- The number of people hospitalized for COVID-19 in the United States has skyrocketed in the past week.
- Experts say hospitals are quickly filling up and there are critical staffing shortages at these facilities.
- They also warn that the hospitalizations may continue to rise due to the proliferation of the Delta variant.
The Delta variant is driving the current surge in COVID-19 cases and hospitalizations across the United States, especially in hot spots such as Florida, Texas, and Louisiana.
And as with the first outbreak of COVID-19 last year, some hospitals are fast approaching their capacity to provide care for people with the most serious illnesses.
According to the Centers for Disease Control Prevention (CDC), overall COVID-19 cases nationwide rose about 18 percent last week compared with the previous week.
The agency reports that more than 95 percent of the new COVID-19 cases in the United States involve the highly infectious Delta variant.
In the past week, more than 3,200 people died from COVID-19, with per capita death rates being the highest in Louisiana, Nevada, Missouri, and Arkansas.
Overall, U.S. hospitals are taking care of more than 70,000 COVID-19 patients. That’s an increase of 10,000 in less than a week. There are more than 12,000 people hospitalized for COVID-19 in Florida and more than 9,000 in Texas.
Hospitals filling up
The amount of strain this is causing on healthcare systems varies greatly by state and even from community to community.
According to the COVID-19 Hospitalization Tracking Project at the University of Minnesota’s Carlson School of Management, the use of hospital beds by COVID-19 patients ranges from a high of 70 percent in rural Grady County, Georgia, to 0.34 percent in Suffolk County (Boston), Massachusetts.
Likewise, in counties such as Bacon, Georgia, Phelps, Missouri, Brown, Texas, and Baldwin, Alabama, more than 90 percent of all ICU beds are filled by people with COVID-19.
In addition, ICU beds are filled to or exceed capacity in at least 90 counties in the United States. Among ICU patients, more than 3,000 are currently on ventilators.
What the future may hold
If all this isn’t overwhelming enough, a data analysis by Pinar Karaca Mandic, PhD, suggests that the worst of the Delta variant may be yet to come.
Mandic, a healthcare risk management expert and director of the Medical Industry Leadership Institute at the University of Minnesota, compared the most recent per capita COVID-19 cases with a week just prior to the emergence of the Delta variant.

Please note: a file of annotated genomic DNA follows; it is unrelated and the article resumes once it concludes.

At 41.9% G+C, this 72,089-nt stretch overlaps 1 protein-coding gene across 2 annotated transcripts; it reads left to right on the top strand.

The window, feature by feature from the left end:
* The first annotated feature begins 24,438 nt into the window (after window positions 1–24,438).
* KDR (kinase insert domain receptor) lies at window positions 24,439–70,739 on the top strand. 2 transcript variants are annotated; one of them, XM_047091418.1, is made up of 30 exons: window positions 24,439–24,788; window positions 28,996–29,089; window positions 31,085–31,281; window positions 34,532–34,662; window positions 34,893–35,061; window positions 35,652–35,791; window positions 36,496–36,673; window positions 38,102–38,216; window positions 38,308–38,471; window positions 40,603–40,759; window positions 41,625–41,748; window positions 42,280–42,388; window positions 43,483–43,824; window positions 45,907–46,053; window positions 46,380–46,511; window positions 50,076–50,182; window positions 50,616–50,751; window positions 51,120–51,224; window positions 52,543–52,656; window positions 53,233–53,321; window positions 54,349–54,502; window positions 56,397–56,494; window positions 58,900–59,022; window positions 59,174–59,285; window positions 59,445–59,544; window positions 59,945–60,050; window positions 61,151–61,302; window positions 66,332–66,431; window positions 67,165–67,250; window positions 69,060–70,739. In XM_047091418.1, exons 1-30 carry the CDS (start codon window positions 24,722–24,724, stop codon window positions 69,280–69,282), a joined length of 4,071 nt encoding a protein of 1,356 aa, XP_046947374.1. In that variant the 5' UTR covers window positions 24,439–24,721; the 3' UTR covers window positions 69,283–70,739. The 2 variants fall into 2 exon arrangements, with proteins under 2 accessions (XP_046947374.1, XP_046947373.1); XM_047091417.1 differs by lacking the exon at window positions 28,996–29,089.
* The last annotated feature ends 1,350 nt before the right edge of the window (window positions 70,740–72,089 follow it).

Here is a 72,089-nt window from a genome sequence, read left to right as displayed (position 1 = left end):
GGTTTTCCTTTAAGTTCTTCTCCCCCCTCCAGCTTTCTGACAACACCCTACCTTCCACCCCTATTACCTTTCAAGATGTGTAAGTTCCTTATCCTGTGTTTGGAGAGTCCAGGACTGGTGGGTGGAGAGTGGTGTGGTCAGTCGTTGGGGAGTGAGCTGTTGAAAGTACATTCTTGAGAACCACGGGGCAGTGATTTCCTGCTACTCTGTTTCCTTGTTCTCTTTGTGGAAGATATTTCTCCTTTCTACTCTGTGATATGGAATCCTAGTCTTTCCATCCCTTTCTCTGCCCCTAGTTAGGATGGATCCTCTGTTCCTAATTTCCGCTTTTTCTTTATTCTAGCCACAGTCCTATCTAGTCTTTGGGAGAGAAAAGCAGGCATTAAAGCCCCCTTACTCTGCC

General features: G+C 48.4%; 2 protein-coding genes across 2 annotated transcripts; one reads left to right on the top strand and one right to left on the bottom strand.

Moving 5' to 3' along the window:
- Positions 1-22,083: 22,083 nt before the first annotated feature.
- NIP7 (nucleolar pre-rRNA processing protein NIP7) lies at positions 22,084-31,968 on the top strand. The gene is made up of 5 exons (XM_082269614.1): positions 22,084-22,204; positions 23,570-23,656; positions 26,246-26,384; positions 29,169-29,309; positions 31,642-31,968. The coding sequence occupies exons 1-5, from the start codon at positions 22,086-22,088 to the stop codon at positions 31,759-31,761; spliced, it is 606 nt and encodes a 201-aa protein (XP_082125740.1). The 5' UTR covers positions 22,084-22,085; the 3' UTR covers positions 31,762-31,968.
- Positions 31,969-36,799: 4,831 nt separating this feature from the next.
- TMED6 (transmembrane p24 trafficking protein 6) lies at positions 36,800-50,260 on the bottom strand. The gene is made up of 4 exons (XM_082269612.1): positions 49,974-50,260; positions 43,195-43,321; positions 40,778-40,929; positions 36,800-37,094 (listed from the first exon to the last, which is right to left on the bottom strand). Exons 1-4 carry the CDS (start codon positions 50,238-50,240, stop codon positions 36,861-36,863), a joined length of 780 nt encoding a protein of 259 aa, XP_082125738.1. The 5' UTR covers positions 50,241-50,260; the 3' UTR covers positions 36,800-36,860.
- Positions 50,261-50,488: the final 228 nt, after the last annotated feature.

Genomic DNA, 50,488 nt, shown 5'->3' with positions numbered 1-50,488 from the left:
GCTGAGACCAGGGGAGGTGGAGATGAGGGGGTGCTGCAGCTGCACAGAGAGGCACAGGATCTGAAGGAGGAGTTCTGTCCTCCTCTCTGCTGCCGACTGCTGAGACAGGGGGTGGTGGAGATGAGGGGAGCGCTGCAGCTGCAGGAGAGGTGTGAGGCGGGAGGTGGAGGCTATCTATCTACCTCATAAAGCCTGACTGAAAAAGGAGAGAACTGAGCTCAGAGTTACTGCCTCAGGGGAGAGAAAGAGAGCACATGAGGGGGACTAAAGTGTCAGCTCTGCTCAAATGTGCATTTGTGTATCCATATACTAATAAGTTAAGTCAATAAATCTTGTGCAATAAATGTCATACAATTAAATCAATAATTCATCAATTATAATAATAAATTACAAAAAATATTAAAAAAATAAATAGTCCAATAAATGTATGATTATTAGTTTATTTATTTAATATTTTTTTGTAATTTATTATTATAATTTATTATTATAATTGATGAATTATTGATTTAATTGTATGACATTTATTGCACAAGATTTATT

At the time, vaccination rates were roughly the same: 48 percent as of June 30 versus 50 percent now.
Mandic concluded that the Delta variant may be up to eight times more infectious than prior strains of the virus.
“I’m most concerned about the spike in ICU numbers,” said Mandic.
She pointed out that 60 million people in the United States are now living in counties where ICU use is 90 percent or higher — a 49 percent increase from just a week ago.
Can hospitals handle the demand?
John Maaske, founder and chief executive officer of the nationwide healthcare staffing company Triage, told Healthline that he’s concerned about the ability to meet the demand for patient care if COVID-19 cases start rising in other parts of the country in addition to the current hot spots.
“We are seeing very high demand — even higher than what we saw at the tail end of last year and earlier this year,” said Maaske. “Demand is up 30 percent over what it was last year, and last year it was ridiculously high.”
Maaske cited several reasons for the surge in demand.
They include the Delta-driven rise in cases, backlogged elective surgery cases postponed during the previous COVID-19 spike, new requirements that healthcare workers be vaccinated, and unusually high caseloads of non-COVID-19 respiratory illnesses.
“The demand for respiratory care therapists has definitely increased in the last 6 weeks,” Maaske said.
Some states have reduced or even eliminated regular reporting of COVID-19 cases, according to Poppy MacDonald, president at USAFacts.org, which compiles health and other data for use by the public.
MacDonald noted that hospitals are legally required to report information on COVID-19 admissions and deaths to the U.S. Department of Health and Human Services.
“Hospitalization data certainly shines a light on whether or not your local hospital has the ability to care for you or your loved one if you contract COVID” and helps inform such decisions about whether to wear a mask or get vaccinated, said MacDonald.
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